Samuel Beckett’s Waiting for Godot

Categories: Waiting For Godot

Samuel Beckett’s Waiting for Godot dramatizes the existential condition of mankind by staging two tramps who are trapped in the puzzling situations of waiting for someone who doesn’t come but leaves them with an assurance of coming the next day. The play challenges naturalist assumptions of drama through its cyclic structure, lack of plot progression, and characterization lacking in their purposes. The play, therefore, classifies as ‘absurdist’ in its rejection of realist conventions of drama. 

Essentially, what foregrounds the ‘absurd’ in the play is its focus on man’s feeling of isolation in a hostile world- the loss of faith in belief systems of religion and reason of the individual.

The genre of tragicomedy, however, does not make it an entirely doubtful play. To examine the tragic and comic elements of the play is to recognize how the Theatre of the Absurd; and especially Beckett, argues for acceptance of man’s condition and finding ways of coping with it.

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Samuel Beckett’s play “Waiting for the Godot” is perhaps one of the best examples of literary artwork. 

“Waiting for the Godot” is a tragicomedy in both the act 1 and act 2. It is a play of an absurd and boredom. In this essay, I would like to discuss the how Samuel Beckett used tragicomedy in his play and turns the whole play into absurd and my research paper will be argumentative on how comedy and tragic used in each act of the play. When I read the “Waiting for the Godot” it was difficult for me to say how Beckett used the tragic and comedy in the play at the same time.

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The basic definition of the tragicomedy says that anything which contains the elements of both and tragic together. It means that according to Beckett’s work in the play, it has humorous situations which make the people or reader make them smile and laugh. On the other hand, for many people, all these incidents make them saddened.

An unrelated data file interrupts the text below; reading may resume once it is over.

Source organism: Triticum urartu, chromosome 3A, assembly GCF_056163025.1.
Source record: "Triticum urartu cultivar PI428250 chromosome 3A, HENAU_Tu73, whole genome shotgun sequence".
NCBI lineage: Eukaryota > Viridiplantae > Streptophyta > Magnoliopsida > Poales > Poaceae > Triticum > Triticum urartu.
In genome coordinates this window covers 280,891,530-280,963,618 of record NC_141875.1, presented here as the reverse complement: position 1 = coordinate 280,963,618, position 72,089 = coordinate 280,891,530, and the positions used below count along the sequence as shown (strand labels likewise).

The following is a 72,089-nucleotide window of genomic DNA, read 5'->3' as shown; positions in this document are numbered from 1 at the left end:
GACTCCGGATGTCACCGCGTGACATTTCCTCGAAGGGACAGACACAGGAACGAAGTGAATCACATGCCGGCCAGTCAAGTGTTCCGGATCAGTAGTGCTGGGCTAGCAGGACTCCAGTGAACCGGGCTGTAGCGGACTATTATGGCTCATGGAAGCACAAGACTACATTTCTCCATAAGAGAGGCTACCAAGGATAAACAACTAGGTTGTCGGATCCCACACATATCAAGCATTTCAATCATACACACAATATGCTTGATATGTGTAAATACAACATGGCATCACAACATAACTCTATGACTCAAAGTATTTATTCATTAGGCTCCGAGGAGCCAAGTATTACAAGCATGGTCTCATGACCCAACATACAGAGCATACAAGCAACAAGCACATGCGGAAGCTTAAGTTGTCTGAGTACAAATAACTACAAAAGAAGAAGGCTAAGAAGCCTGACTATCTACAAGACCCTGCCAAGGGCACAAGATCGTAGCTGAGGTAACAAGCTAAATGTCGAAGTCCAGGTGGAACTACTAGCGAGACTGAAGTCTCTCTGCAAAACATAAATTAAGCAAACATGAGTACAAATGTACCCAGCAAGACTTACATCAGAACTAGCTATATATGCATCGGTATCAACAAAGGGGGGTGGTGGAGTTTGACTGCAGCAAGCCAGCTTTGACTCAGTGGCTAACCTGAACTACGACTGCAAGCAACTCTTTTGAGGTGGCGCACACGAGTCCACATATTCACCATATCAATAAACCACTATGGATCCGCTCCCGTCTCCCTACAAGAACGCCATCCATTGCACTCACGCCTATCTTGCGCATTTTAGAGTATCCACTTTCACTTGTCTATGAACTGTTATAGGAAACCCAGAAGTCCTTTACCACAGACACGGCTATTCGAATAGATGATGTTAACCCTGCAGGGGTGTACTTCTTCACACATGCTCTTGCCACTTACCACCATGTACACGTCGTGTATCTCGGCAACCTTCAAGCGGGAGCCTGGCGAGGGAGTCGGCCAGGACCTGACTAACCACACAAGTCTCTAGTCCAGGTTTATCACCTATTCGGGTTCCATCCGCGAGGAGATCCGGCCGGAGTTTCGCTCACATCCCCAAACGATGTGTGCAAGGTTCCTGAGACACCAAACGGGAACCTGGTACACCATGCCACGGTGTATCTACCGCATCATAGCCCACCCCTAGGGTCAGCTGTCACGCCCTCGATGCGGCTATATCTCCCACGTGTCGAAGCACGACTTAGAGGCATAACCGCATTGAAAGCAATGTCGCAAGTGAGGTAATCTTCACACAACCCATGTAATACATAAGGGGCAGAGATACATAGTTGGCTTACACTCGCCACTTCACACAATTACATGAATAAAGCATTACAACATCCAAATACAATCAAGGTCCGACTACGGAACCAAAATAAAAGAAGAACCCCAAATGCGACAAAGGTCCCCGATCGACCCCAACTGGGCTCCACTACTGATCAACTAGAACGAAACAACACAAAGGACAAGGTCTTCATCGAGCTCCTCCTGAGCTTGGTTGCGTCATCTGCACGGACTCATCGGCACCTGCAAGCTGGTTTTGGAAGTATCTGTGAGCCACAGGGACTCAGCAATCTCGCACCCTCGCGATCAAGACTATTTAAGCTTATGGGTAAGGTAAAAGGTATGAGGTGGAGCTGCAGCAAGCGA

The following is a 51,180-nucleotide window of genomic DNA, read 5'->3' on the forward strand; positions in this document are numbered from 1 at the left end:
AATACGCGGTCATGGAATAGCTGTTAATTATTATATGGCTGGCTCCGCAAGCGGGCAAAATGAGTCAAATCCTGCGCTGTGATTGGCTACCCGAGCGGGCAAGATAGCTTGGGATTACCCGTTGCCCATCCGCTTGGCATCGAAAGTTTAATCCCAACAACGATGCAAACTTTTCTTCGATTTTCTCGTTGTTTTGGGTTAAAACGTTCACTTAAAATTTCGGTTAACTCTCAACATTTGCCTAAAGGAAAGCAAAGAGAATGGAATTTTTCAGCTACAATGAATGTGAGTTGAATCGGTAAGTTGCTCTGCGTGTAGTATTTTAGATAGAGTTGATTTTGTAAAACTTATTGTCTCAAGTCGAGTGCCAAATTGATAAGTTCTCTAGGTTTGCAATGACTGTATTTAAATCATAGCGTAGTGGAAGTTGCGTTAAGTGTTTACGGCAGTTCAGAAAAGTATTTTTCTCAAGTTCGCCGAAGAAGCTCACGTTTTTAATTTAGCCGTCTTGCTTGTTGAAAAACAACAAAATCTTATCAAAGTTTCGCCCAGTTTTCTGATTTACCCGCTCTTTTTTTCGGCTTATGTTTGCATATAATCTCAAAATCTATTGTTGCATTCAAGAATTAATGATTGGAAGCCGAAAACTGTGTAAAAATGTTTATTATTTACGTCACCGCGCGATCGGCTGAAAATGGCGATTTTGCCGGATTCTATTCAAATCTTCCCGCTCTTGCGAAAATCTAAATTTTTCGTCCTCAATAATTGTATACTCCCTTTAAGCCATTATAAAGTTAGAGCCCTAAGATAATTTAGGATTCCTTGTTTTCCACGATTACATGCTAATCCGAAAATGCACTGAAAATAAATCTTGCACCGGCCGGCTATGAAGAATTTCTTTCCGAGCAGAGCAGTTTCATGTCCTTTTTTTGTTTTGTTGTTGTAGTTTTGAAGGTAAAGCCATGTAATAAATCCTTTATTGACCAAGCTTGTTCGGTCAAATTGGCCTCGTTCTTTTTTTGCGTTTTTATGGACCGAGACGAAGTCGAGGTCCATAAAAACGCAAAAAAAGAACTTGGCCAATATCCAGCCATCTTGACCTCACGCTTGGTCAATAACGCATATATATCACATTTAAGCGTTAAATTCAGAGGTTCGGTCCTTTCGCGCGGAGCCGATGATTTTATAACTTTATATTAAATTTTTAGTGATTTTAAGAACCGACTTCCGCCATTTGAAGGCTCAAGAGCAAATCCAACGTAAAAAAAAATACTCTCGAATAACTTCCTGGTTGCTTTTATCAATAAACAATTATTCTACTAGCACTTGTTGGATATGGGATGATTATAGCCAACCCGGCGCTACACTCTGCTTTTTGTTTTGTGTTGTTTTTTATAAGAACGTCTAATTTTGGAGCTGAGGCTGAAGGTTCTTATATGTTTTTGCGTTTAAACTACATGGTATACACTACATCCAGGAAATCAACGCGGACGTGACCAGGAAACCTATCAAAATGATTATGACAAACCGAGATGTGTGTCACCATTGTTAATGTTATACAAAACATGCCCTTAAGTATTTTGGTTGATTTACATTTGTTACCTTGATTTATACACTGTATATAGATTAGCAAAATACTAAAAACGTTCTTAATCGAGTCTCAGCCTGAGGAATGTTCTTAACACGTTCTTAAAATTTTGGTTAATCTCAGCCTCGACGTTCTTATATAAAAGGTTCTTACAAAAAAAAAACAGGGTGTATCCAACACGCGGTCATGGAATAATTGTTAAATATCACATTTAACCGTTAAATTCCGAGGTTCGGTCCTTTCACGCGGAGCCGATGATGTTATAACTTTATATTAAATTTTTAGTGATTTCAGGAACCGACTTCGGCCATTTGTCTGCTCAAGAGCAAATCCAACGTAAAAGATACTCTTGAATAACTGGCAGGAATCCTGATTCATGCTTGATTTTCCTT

Beckett play has many tragic moments in the whole play, but it ends on a good note with happiness. Waiting for the Godot gives the birth to the Theatre of the Absurd. Beckett’s choice of the genre of tragicomedy serves a two-fold purpose. Firstly, it is a rejection of well-defined genres of drama as the genre is not dictated by Classical precepts. Secondly, it provides room for expression of the ambivalent moods which arise from experiencing the absurd condition. If the tragic stood for the grandeur of class and action, Beckett’s protagonists are impoverished tramps struggling with everyday activities like taking off boots. Similarly, if the comic meant the play offered closure and a neat resolution, Waiting for Godot asserts that there is no closure to man’s struggle with his absurd existence. 

Yet, the play is a tragicomedy in the way it recognizes the impossibility of resolving the tragic condition man finds himself in and affirms the possibility of finding ways of negotiating with the situation. “As in Waiting for Godot, the characters come in symmetrical pairs and play a waiting game, in this case, an 'endgame' for the time of death” (Haney,2001). The feeling of being near death is ever present in the play as the tramps feel frustrated by their endless wait.